}
}

Program notes


In this code, different actions are needed for each of the cases. However, if the same code is to be executed for multiple cases, the case labels may be groups together before the code to be executed:

case 0:
case 1:
case 4:
case 9:
   printf ("the integer is non-negative\n");
   printf ("the integer is a perfect square\n");
   break;

Turning to the problem of describing the amount of light or darkness in an environment, we observe that the categorization proceeds in increments of 10000. Given a lightReading from the sensors, the expression lightReading/10000 gives an integer 0, 1, 2, 3, 4, 5, 6 for numbering the categories. The following program light-switch.c illustrates how this observation can be used in a program.

Recall that MyroC documentation describes in some detail various functions that determine the values reported by the Scribbler 2 and Fluke sensors.


/* This program reads the center light sensor on the front 
   of the Scribbler 2 robot and reports the brightness category 
   of the current environment.       */

#include <stdio.h>
#include "MyroC.h"

int main ()
{
  printf("This program reports the brightness of the Scribbler 2's environment\n");

  /* connect to the Scribbler 2 robot */
  rConnect ("/dev/rfcomm0");

  /* obtain the average of 3 readings of the center light sensor */
  int lightReading = rGetLightTxt ("center", 3);
  printf ("The reading from the center light sensor is %d (out of 65535)\n",
	  lightReading);

  /* determine the brightness category */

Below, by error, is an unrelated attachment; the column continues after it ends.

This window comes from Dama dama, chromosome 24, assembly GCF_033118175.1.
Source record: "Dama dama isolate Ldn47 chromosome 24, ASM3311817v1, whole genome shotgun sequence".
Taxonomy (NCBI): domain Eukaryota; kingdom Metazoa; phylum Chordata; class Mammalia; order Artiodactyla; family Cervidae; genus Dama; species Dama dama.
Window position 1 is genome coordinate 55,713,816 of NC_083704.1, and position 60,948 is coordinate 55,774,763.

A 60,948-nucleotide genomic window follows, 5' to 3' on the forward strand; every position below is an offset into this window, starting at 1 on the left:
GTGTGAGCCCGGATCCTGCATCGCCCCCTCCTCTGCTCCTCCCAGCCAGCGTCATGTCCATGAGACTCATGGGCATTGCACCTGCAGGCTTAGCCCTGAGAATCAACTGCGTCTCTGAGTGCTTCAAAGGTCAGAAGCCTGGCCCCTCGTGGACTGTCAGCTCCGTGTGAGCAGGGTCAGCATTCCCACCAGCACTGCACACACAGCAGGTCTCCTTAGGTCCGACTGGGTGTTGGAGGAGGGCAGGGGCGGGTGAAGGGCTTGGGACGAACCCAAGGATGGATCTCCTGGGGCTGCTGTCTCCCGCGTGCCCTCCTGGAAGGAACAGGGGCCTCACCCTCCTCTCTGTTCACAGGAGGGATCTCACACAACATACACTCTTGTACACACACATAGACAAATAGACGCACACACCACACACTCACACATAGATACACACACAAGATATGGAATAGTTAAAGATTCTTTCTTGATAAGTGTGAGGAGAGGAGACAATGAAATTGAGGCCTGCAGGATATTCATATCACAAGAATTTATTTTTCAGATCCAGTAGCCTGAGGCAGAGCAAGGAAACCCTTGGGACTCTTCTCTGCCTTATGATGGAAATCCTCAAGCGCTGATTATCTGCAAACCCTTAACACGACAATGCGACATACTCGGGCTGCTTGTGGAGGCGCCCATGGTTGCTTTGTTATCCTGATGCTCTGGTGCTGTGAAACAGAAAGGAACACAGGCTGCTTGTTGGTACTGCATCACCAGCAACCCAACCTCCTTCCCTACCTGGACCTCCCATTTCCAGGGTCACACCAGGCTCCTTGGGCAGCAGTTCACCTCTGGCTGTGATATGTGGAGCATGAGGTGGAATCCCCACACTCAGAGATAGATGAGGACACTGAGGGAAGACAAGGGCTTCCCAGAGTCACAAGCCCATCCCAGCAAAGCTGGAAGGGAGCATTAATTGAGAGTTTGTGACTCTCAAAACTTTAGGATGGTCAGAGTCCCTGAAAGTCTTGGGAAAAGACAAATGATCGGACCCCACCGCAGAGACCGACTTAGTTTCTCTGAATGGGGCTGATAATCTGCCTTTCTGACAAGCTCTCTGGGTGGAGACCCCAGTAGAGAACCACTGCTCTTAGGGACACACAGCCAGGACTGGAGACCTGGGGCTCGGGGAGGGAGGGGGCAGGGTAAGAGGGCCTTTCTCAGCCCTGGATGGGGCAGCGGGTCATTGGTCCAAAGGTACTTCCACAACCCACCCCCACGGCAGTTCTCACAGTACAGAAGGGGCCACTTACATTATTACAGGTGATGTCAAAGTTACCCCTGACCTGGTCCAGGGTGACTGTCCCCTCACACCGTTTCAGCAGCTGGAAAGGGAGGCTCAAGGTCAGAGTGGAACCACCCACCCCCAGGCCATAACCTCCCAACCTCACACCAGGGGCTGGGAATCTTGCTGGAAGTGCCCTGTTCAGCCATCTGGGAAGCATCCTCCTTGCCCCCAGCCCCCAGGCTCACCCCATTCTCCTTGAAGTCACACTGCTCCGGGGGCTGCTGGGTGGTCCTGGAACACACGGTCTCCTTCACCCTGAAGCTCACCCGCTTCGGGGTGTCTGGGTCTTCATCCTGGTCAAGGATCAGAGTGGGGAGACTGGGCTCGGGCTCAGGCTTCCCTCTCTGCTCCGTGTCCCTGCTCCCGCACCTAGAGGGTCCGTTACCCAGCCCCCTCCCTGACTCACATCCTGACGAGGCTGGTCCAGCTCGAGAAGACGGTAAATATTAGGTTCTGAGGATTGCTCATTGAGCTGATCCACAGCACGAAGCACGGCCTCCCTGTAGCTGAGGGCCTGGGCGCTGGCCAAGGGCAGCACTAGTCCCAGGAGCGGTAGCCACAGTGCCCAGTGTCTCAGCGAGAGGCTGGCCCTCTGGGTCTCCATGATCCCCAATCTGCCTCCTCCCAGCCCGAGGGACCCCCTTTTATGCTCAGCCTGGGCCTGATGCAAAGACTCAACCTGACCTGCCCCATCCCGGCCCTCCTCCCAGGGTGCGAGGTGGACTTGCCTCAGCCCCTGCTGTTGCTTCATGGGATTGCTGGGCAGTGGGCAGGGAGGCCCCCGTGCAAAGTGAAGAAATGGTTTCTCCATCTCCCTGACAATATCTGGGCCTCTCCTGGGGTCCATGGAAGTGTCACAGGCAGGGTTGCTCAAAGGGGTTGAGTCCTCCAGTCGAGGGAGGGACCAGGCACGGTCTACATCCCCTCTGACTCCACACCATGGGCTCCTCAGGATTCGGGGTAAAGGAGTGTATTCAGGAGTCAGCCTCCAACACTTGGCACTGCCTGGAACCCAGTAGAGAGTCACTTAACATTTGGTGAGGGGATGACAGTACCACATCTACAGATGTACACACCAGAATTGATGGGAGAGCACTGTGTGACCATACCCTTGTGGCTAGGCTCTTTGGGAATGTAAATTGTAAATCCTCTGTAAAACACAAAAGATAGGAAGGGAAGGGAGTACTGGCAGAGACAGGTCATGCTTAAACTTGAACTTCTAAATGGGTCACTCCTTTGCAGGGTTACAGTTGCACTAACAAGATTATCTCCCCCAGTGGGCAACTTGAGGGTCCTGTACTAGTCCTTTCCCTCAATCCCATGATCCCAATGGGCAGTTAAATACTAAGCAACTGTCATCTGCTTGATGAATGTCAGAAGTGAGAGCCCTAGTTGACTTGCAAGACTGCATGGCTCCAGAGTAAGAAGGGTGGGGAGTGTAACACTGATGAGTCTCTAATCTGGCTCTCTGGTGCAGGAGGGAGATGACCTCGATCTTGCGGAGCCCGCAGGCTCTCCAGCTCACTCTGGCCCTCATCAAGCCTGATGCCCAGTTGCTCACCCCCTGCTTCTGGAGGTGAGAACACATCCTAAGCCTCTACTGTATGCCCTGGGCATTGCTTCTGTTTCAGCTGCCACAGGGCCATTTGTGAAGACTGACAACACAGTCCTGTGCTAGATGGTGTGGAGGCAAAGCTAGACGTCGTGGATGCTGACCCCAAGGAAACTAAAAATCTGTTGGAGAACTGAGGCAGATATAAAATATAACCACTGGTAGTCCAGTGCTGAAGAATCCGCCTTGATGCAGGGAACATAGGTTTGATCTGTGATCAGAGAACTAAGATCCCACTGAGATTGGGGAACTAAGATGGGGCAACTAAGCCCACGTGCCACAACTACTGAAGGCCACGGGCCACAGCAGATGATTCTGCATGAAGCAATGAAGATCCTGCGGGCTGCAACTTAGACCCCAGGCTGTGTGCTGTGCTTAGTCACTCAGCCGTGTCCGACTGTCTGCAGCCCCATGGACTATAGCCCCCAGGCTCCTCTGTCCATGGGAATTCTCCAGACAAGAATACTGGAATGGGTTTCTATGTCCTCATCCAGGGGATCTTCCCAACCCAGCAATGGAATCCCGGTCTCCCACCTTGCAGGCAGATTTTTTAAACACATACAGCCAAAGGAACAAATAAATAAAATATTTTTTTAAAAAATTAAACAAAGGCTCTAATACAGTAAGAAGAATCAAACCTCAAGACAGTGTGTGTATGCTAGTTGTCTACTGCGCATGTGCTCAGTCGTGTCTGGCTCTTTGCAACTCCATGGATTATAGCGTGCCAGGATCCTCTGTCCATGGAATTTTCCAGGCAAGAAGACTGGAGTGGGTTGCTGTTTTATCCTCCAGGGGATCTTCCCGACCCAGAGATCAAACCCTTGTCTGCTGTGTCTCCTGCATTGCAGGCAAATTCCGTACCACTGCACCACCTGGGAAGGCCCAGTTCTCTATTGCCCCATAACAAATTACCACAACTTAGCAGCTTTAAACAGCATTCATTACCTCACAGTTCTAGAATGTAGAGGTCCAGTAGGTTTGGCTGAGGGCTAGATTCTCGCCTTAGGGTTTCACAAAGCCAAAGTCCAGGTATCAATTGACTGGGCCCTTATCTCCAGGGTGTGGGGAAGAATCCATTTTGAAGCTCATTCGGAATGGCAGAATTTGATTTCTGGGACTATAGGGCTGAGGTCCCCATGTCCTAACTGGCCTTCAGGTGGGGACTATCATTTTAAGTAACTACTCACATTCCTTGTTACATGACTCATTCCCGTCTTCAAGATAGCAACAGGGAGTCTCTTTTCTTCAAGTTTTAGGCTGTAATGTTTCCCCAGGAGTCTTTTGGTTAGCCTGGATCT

switch (lightReading/10000)
    {
    case 0:
      printf ("The area is very bright\n");
      break;
    case 1:
      printf ("The area is bright\n");
      break;
    case 2:
      printf ("The area has moderate light\n");
      break;
    case 3:
      printf ("The area has dim light\n");
      break;
    case 4:
      printf ("The area is dark\n");
      break;
    case 5:
      printf ("The area is very dark\n");
      break;
    case 6:
      printf ("The area is pitch black\n");
      break;
    default:
      printf ("computational error --- no category identified\n");
      break;
    }
}

Acknowledgments

The narrative in this lab draws from two primary sources:



An Introduction to C Through Annotated Examples by Henry M. Walker Valid HTML 4.01! Valid CSS!
created 7 September 7 1997 by Henry M. Walker
revised 24 April 2001 by Henry M. Walker
Reading and Laboratory Exercise on Conditional Statements
created 22 July 2011 by David Cowden
last full revision 29 July 2011 by David Cowden
minor editing 24 August 2011 by Henry M. Walker
moderate editing 3 October 2011 by Henry M. Walker
moderate editing 5 October 2011 by Dilan Ustek
editing (wording for cp, html corrections) 20 July 2012 by Henry M. Walker
editing (updated URL) 10 September 2013 by Henry M. Walker
reorganized 25 January 2014 by Henry M. Walker
readings added 19 September 2014 by Henry M. Walker
Full, merged reading
created 9 July 2016 by Henry M. Walker
revised 16 July 2016 by Henry M. Walker
For more information, please contact Henry M. Walker at walker@cs.grinnell.edu .